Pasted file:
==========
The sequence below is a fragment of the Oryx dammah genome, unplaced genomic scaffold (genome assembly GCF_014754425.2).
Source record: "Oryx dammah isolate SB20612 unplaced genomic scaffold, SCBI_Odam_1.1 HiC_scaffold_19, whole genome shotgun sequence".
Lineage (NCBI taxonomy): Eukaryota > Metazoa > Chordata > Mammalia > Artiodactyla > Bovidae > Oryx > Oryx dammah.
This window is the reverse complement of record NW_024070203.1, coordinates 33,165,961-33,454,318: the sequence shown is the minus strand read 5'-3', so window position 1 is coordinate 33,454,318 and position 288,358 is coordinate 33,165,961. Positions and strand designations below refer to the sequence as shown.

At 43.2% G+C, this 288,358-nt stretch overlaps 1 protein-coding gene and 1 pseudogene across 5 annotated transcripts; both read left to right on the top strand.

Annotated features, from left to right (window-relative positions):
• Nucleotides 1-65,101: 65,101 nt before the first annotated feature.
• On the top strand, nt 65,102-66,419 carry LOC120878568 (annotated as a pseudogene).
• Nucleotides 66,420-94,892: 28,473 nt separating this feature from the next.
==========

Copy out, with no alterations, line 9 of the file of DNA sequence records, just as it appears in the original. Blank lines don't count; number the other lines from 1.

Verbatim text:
• Nucleotides 66,420-94,892: 28,473 nt separating this feature from the next.